Give three steps to Bobby Bright

I’ve had a front-row seat in the past few days to the dramatic downward spiral of Democrats. They are Willy Loman morphing into Virginia Woolf, and the dinner conversation and mind games are getting ugly. I was able to see all this on my own couch just watching WSFA-TV from Montgomery, Ala.

You see, for the past three decades, I have been living in Texas, where I was forced to pay Caesarian tributes to scalpers for good theater. The renowned Alley and Wortham Theaters in Houston cost big money for the best seats. I’m done with all that. I’ve moved my voter registration and TV set to Alabama, where I get all the theater anyone could ever hope for, and it’s all free of any charge. The political news and the ads that come on between TV shows are some of the most entertaining stuff one would ever hope to see, as a political junkie.

The latest and greatest viewing opportunities are the ads being run by Democratic Rep. Bobby Bright as he scrambles to hang onto his congressional seat representing much of Montgomery and what is called the Wiregrass region. I say “scrambling” because that’s how it seems to this viewer, as Bright changes ads as often as showgirls change costumes. Is his TV consultant forced to make money off production, I wonder?

It all started with the traditional grist of Alabama political ads: pickup truck-driving, gun-toting, churchgoing, handshaking, fishing. Pretty much every ad has these elements, often all in the same ad. My favorite recent one is for Democrat Lt. Gov. Jim Folsom, the offspring of the legendary Big Jim Folsom, where he not only totes a gun but fires it while informing viewers that the business of government is not for the “genteel” or “faint of heart,” not so subtly jabbing his dainty female opponent.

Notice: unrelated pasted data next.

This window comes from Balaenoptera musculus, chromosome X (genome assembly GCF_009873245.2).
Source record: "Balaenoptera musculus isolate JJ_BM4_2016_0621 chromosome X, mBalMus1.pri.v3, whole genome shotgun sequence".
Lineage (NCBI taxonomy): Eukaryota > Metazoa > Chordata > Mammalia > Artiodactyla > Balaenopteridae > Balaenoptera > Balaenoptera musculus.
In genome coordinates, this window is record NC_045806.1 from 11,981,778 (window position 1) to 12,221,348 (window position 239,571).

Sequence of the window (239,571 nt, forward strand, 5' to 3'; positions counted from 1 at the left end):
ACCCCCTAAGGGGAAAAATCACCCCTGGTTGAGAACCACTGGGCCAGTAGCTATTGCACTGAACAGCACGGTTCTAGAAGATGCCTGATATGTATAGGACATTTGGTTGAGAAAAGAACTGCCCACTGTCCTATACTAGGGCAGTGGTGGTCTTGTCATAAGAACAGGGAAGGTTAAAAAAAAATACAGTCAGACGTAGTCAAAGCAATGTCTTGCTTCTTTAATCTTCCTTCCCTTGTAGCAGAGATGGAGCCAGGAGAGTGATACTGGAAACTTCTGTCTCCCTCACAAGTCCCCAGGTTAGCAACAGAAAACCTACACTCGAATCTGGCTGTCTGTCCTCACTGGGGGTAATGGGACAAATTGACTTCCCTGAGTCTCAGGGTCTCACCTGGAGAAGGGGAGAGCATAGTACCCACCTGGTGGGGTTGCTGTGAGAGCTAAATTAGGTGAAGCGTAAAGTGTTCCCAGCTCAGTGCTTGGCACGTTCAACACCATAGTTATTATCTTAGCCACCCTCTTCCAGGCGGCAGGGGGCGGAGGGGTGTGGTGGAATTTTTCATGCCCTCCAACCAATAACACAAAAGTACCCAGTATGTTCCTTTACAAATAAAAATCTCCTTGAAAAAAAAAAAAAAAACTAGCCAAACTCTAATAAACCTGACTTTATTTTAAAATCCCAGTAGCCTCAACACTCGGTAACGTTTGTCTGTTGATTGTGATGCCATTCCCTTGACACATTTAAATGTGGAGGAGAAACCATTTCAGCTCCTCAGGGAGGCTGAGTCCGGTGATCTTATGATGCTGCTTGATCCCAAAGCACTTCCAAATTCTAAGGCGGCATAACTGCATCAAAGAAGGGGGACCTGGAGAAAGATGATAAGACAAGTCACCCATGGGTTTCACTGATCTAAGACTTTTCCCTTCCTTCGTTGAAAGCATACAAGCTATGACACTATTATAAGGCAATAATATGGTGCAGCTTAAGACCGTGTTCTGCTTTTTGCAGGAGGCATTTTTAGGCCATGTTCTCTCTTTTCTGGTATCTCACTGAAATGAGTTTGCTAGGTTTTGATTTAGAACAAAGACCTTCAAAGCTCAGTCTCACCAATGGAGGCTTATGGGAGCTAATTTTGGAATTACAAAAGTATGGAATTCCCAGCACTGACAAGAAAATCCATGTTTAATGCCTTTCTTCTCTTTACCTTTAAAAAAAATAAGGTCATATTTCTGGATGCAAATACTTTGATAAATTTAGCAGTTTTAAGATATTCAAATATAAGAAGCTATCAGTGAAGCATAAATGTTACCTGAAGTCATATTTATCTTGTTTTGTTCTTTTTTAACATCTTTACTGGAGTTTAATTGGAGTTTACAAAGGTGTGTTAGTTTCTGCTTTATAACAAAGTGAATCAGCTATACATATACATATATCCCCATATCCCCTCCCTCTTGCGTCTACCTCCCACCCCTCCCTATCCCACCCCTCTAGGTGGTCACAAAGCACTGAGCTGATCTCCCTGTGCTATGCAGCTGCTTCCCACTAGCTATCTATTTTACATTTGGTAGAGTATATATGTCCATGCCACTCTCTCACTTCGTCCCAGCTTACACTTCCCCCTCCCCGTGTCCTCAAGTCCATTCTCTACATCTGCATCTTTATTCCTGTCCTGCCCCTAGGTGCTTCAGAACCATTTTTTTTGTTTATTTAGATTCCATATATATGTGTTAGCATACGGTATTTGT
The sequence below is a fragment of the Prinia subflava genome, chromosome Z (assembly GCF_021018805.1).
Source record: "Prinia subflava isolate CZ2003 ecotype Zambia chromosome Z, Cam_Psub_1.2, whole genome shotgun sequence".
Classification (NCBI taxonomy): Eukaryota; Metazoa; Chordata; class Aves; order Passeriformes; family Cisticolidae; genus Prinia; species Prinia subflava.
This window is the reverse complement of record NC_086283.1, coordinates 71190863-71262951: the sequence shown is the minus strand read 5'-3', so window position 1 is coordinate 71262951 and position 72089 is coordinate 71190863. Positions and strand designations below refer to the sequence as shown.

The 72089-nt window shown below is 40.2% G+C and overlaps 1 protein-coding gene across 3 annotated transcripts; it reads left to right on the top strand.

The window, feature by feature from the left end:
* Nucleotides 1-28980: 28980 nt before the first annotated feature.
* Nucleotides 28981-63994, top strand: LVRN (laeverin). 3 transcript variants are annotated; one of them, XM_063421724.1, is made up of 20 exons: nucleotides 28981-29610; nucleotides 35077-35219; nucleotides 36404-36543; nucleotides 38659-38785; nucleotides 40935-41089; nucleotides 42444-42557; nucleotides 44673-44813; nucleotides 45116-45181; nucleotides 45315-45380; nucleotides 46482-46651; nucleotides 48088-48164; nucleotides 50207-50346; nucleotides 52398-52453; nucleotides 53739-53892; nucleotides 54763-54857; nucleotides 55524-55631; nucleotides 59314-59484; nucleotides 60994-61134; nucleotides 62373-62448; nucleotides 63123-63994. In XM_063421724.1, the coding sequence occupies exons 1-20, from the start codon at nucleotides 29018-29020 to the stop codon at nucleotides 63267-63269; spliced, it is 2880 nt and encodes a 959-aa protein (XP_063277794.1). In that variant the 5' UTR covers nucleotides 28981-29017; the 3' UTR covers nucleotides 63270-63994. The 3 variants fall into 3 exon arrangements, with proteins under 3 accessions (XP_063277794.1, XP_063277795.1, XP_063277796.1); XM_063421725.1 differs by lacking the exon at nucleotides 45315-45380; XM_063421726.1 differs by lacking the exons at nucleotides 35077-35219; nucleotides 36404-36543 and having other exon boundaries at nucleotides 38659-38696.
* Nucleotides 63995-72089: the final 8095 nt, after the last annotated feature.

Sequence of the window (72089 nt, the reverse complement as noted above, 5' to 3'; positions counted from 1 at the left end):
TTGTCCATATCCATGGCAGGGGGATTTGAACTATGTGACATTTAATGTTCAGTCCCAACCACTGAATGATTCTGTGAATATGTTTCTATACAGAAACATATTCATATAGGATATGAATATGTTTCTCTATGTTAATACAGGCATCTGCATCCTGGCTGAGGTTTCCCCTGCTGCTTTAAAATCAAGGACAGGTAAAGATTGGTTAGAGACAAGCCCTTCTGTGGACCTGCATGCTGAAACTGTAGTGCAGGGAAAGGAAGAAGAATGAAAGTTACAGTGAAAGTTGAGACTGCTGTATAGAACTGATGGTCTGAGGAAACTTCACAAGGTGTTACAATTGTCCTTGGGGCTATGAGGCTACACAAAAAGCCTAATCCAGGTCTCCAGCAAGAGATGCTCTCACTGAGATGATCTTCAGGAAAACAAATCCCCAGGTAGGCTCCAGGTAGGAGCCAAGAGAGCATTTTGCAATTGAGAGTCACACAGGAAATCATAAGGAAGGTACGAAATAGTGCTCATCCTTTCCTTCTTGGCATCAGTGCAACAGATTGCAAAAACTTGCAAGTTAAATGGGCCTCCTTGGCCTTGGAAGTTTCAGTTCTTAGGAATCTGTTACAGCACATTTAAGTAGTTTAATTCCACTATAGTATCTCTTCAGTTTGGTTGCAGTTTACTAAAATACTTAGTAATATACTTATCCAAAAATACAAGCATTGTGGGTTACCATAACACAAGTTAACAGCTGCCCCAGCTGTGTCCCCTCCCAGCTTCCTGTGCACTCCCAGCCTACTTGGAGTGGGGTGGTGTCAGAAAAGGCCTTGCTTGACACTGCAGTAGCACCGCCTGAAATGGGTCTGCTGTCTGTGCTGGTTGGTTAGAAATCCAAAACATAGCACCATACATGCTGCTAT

But back to Bright, because he is the harbinger of things to come, an oracle. Up until now, Bright has been edging away from being a Democrat. Now he’s in full-scale getaway mode. Lynyrd Skynyrd’s Southern rock anthem “Gimme Three Steps” should be blaring as the soundtrack of his ads from now on. (For you Yankees, “Gimme Three Steps” is the request of a man who got caught dancing with another man’s girl, and asks in the chorus, “Won’t you give me three steps/ Gimme three steps, mister/ Gimme three steps towards the door?/ Gimme three steps/ Gimme three steps, mister/ And you’ll never see me no more.” Remember?)

Bright also was using the word “independent” relentlessly, superimposing it above glamour shots of his drivin’, handshaking and so forth. He’s the most independent one there is in all the land, he claims. But then the Republicans go and puncture his tires by reminding voters that he votes with Speaker Nancy Pelosi (D-Calif.) more than 70 percent of the time. That evidently worried the most independent man in the land, so he puts up yet another ad that insinuates the 71 is a lying number. The relevant numbers that don’t “tell lies,” according to Mr. Bright, are four (he’s fourth-generation Wiregrass), 32 (number of wedding anniversaries), three (children), nine (years as mayor of Montgomery), 15,000 (new jobs), 60,000 (miles driven in his pickup truck) and 93 (cities visited). The only missing numbers were bullets fired and bream caught.

This guy’s mastery of figures tells me he’s pollster material if he’s not reelected. And then the ad ends with the most bizarre close I have ever seen. Side by side are pictures of Democrat Bobby Bright and House Minority Leader John BoehnerJohn Andrew BoehnerDems face hard choice for State of the Union response Even some conservatives seem open to return to earmarks Overnight Finance: Trump, lawmakers take key step to immigration deal | Trump urges Congress to bring back earmarks | Tax law poised to create windfall for states | Trump to attend Davos | Dimon walks back bitcoin criticism MORE (R-Ohio). Underneath is the caption proclaiming that Mr. Independent (two frames earlier) “votes 80 percent with the Republican leader.” My, oh my, this guy can read a poll. Give him three steps.

David Hill has been a Republican pollster since 1984. This cycle he is polling for gubernatorial campaigns in four states.